JMR- You have PhD. In Anthropology, have written non-fiction books related to your field, translated your grandfather’s memoirs as well as written a children’s picture book. What similarities are there with these endeavors and writing pure fiction? What are the major differences?

MVH- I had been working as an anthropologist and translator for many years when I decided that the time had come to try my hand at fiction writing. Anthropology and translation are actually excellent training grounds for historical fiction writing. Both translation and anthropology call for writing and offer countless instances of the joy of working with language. Both call for research—vast amounts of research. Meanwhile, as a translator I must work with the words and phrases given to me. As an anthropologist, I was focused on seeking to portray what is, trying to tell the story of a particular community or a sequence of events in as contextualized a fashion as possible but must refrain from embellishing or imagining. At the time, as a writer of anthropology, you pick and choose to arrange material in a way that in your opinion best conveys a story. In that respect it is not that different from fiction writing. Fiction also conveys truths about life and what it is to be human but through different means than scholarly texts, rather through the medium of imagined worlds and created individuals.

I want to write fiction that stays as close to the real as is possible. Every detail needs to be checked including the words used or not yet used at a particular time in history. I try to convey as much as possible of the tactile feel—fabrics, foods, scents, and sounds—to bring a particular time in history alive for the reader.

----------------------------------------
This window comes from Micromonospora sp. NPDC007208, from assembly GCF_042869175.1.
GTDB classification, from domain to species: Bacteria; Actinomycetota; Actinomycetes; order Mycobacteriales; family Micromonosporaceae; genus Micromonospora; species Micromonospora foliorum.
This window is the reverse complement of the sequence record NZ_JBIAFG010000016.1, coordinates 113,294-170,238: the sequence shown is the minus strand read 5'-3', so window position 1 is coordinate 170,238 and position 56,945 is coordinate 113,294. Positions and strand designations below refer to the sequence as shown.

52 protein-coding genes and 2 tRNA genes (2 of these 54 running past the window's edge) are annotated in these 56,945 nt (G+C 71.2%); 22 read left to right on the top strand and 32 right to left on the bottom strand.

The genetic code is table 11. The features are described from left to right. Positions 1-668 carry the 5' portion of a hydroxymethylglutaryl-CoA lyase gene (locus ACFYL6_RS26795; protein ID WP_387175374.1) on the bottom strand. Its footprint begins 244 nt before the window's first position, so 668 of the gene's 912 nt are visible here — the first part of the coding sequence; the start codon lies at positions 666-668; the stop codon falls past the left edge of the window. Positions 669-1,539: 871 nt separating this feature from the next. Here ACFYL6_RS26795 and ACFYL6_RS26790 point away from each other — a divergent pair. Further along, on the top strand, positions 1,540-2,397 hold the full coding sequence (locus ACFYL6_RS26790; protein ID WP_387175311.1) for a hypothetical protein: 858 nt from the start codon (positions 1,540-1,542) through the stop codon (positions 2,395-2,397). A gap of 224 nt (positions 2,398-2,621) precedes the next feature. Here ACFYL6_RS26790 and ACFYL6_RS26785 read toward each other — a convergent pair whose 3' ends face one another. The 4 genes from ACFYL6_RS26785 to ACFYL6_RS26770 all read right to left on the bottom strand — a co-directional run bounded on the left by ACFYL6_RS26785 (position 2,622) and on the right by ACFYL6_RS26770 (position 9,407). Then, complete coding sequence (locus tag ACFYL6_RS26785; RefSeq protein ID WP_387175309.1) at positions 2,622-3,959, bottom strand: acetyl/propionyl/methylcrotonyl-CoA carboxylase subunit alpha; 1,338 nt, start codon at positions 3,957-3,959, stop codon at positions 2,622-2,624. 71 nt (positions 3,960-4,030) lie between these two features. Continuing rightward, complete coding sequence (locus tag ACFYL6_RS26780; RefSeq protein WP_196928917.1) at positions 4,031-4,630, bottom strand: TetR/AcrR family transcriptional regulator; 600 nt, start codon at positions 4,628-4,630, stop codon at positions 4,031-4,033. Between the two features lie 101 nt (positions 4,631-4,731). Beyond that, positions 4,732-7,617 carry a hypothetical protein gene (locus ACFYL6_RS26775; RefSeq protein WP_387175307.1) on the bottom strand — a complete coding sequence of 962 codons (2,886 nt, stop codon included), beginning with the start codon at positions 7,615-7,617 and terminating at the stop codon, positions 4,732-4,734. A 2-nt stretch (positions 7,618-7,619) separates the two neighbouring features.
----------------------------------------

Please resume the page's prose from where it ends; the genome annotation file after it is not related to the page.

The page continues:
JMR- Did you visit anyone of the places in your book? Where did you feel closest to your characters?

MVH- I have been to some of the places that feature in my historical fiction books. But I also have done a fair amount of armchair traveling—for that we live in an ideal time with so much information and so many images at your fingertips. I feel closest to my characters when I join them in moments where they experience life through their senses, with the immediacy of smell, taste, and touch—whether it is on a journey hiding in a lumbering cart on a road across the Alps, sitting in an olive grove at night after a grueling ride through the desert, or walking along the shore line of the Baltic sea. 


JMR- Malve, tell us about your new book, The Amber Crane.

MVH- The Amber Crane is a time-slip historical fiction book about Peter, a 17th century amber guild apprentice, who lives in a small town along the Baltic coast line. We encounter him in 1644-45, the last years of the Thirty Years War. He is transported into a world three hundred years in the future where he is embroiled in the troubles of a mysterious stranger. The book was inspired by three central themes. One was a fascination since my childhood with amber, a gemstone full of mystery and power, the famous gold of the Baltic Sea. I grew up on legends and stories about amber, and lying awake at night, I dreamed of the feared beach patrol galloping along the shore, looking for illegal amber gatherers. Amber is inextricably linked to the history of Pomerania, having occupied center stage in trade and politics over centuries. The second theme emerged from all the stories my mother used to tell me about her childhood home in Pomerania. The third theme is the history of the evacuation from Pomerania and East Prussia in the last months of World War II.